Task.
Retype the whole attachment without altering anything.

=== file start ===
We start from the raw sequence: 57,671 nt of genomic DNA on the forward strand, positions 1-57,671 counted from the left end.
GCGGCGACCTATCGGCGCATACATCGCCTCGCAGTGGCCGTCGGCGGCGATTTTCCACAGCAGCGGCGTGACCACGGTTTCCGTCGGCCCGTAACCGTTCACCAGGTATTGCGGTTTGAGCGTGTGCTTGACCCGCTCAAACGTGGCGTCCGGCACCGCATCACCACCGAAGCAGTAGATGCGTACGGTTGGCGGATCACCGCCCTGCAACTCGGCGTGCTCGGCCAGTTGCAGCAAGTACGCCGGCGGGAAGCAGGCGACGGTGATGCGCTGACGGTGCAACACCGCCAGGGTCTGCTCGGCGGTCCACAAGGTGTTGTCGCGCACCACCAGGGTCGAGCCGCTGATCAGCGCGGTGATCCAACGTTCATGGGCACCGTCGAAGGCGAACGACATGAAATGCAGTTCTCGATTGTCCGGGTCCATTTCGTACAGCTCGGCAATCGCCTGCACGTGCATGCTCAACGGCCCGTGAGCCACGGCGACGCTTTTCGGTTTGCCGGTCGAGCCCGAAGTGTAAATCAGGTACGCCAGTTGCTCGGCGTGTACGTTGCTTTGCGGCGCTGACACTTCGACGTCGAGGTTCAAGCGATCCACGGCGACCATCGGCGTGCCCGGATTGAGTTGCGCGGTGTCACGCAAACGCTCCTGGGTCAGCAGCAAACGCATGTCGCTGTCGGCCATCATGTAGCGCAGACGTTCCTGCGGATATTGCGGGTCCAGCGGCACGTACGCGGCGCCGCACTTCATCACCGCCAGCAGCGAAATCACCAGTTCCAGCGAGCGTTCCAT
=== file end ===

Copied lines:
We start from the raw sequence: 57,671 nt of genomic DNA on the forward strand, positions 1-57,671 counted from the left end.
GCGGCGACCTATCGGCGCATACATCGCCTCGCAGTGGCCGTCGGCGGCGATTTTCCACAGCAGCGGCGTGACCACGGTTTCCGTCGGCCCGTAACCGTTCACCAGGTATTGCGGTTTGAGCGTGTGCTTGACCCGCTCAAACGTGGCGTCCGGCACCGCATCACCACCGAAGCAGTAGATGCGTACGGTTGGCGGATCACCGCCCTGCAACTCGGCGTGCTCGGCCAGTTGCAGCAAGTACGCCGGCGGGAAGCAGGCGACGGTGATGCGCTGACGGTGCAACACCGCCAGGGTCTGCTCGGCGGTCCACAAGGTGTTGTCGCGCACCACCAGGGTCGAGCCGCTGATCAGCGCGGTGATCCAACGTTCATGGGCACCGTCGAAGGCGAACGACATGAAATGCAGTTCTCGATTGTCCGGGTCCATTTCGTACAGCTCGGCAATCGCCTGCACGTGCATGCTCAACGGCCCGTGAGCCACGGCGACGCTTTTCGGTTTGCCGGTCGAGCCCGAAGTGTAAATCAGGTACGCCAGTTGCTCGGCGTGTACGTTGCTTTGCGGCGCTGACACTTCGACGTCGAGGTTCAAGCGATCCACGGCGACCATCGGCGTGCCCGGATTGAGTTGCGCGGTGTCACGCAAACGCTCCTGGGTCAGCAGCAAACGCATGTCGCTGTCGGCCATCATGTAGCGCAGACGTTCCTGCGGATATTGCGGGTCCAGCGGCACGTACGCGGCGCCGCACTTCATCACCGCCAGCAGCGAAATCACCAGTTCCAGCGAGCGTTCCAT